Now, let’s talk about Augmented Reality. How did your AR journey started? How does it relate to your work as a graphic designer? How would you describe your style and where do you get your inspiration from? What is your favourite AR filter made by you?

My AR journey started when I was working at ECho in Boston. I was working for them as a 3D artist. They were working on a mobile AR game for kids, that shows them which food product contains what kind of added sugar. I started playing around with AR when I was at ECho but I created my first AR filter in the beginning of 2020 when I collaborated with a German Illustrator/Animator.

I think I have a colorful and playful style. I like simple soft forms and bright colors. I get my inspiration from what I am going through or what I am thinking at that point in time. For example I decided to create “Rite” after I met a nomad woman while I was on vacation in a small village on the south coast of Turkey. I was inspired by the colorful scarves with beads wrapped around her head to protect her face from the sun. I think “Rite” is my favorite filter. I like the cute totem you can place on earth.

I also love “MicroOasis” I created in Lens Studio with Yunus Emre Ersoy (who is a Turkish designer as well). We created it during the Isolation period towards the end of 2020. We were trapped inside our tiny apartment and we were both in need of an escape to breathe and relax. So we created this safe space/Oasis together.

You now work as a freelancer. How is it? What are the advantages and challenges? Do you have any tips for the Creators who’d like to follow your steps?

The greatest advantage would be the free time to work on personal projects and the obvious challenge would be finding new clients especially during the pandemic.

I am very excited and happy with the new job market AR created and I would definitely suggest any creative person to spend time on whatever they love doing and experimenting.

I started creating filters just because I thought they were fun and interesting, I never knew I could make money creating them.

Our team at Lenslist is very aware of the way Creators promote their work, eg. by preparing attractive demo videos or maintaining their social profiles. We love your website in this regard very much. In your experience, what are the most important things you should care about while promoting your work as a freelancer?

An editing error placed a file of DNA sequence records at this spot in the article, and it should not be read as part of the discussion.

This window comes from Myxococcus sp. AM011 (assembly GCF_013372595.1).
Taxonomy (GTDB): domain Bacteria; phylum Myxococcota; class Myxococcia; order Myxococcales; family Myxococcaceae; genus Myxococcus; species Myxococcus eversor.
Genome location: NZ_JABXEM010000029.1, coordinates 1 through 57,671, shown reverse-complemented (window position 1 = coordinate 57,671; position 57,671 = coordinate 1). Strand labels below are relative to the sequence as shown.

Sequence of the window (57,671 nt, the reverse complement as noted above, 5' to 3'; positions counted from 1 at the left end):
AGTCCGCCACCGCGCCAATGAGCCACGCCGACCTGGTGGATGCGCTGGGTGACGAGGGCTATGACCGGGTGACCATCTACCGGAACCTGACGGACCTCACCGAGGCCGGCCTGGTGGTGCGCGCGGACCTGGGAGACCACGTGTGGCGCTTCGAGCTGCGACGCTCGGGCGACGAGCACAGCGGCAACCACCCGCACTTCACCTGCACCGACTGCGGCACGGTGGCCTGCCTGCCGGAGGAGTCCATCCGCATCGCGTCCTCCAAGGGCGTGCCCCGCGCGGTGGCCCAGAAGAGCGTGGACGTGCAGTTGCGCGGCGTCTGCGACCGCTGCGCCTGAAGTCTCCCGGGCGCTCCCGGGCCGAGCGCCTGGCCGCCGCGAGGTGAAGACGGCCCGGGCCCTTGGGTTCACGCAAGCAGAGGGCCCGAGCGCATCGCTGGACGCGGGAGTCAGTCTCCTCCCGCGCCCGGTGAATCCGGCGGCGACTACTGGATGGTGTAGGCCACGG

I think being consistent with your posts on IG is the most important part. I can’t say I am very good at it. And spreading the word that you create AR filters to everyone you meet irl and on social media :))

Recently, you made your first two Snapchat Lenses (btw, thanks for submitting them for our Call for Content!). How would you describe the main differences between working with Spark AR and Lens Studio?

Thank you! I had so much fun creating in Lens Studio. I think the most noticeable difference between Spark AR and Lens Studio would be the UI&UX aspect. Spark AR is definitely more user friendly. Easier to learn, easier to understand but also more limited. I feel like with Lens Studio I can be more experimental. It definitely has more features and feels more flexible. The material editor is impressive!

What are your plans for the future? Should we expect any new filter from you soon? Do you plan to turn your freelancer workshop into a studio?

Yes! New filter coming soon! I am also working on a new short 3D animation, again on a very personal subject and a VR affirmation meditation experience project which I hope will be finished sometime next year. I do dream of having my own creative studio one day but don’t have any plans to realize my dream at the moment. Hopefully it will happen in the near future.

Sedef, thank you for your time and your AR experiences. We can’t wait for your new filter. Good luck on realizing the dream about your own creative studio, we’re sure you’ll get there!

Try Sedef’s Filters Website Instagram

worth the attention